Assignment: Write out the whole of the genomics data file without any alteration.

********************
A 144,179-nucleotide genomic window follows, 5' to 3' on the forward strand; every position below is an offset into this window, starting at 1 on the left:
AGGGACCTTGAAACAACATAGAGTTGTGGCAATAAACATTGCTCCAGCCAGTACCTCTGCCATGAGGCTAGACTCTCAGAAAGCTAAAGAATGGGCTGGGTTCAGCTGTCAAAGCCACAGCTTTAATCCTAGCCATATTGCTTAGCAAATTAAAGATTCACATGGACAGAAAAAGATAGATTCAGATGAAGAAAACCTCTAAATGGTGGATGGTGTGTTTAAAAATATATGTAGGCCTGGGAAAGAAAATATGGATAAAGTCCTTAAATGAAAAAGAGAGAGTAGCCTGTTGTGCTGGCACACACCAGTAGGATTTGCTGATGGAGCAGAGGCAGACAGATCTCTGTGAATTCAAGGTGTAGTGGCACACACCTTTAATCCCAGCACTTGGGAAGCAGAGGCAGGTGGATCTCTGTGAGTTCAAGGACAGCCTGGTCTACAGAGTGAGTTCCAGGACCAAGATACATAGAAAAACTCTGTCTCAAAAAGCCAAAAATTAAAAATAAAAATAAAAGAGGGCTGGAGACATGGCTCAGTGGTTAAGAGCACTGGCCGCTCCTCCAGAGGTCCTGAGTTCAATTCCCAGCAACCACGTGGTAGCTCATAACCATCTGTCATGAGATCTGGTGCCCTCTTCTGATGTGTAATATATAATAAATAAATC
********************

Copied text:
A 144,179-nucleotide genomic window follows, 5' to 3' on the forward strand; every position below is an offset into this window, starting at 1 on the left:
AGGGACCTTGAAACAACATAGAGTTGTGGCAATAAACATTGCTCCAGCCAGTACCTCTGCCATGAGGCTAGACTCTCAGAAAGCTAAAGAATGGGCTGGGTTCAGCTGTCAAAGCCACAGCTTTAATCCTAGCCATATTGCTTAGCAAATTAAAGATTCACATGGACAGAAAAAGATAGATTCAGATGAAGAAAACCTCTAAATGGTGGATGGTGTGTTTAAAAATATATGTAGGCCTGGGAAAGAAAATATGGATAAAGTCCTTAAATGAAAAAGAGAGAGTAGCCTGTTGTGCTGGCACACACCAGTAGGATTTGCTGATGGAGCAGAGGCAGACAGATCTCTGTGAATTCAAGGTGTAGTGGCACACACCTTTAATCCCAGCACTTGGGAAGCAGAGGCAGGTGGATCTCTGTGAGTTCAAGGACAGCCTGGTCTACAGAGTGAGTTCCAGGACCAAGATACATAGAAAAACTCTGTCTCAAAAAGCCAAAAATTAAAAATAAAAATAAAAGAGGGCTGGAGACATGGCTCAGTGGTTAAGAGCACTGGCCGCTCCTCCAGAGGTCCTGAGTTCAATTCCCAGCAACCACGTGGTAGCTCATAACCATCTGTCATGAGATCTGGTGCCCTCTTCTGATGTGTAATATATAATAAATAAATC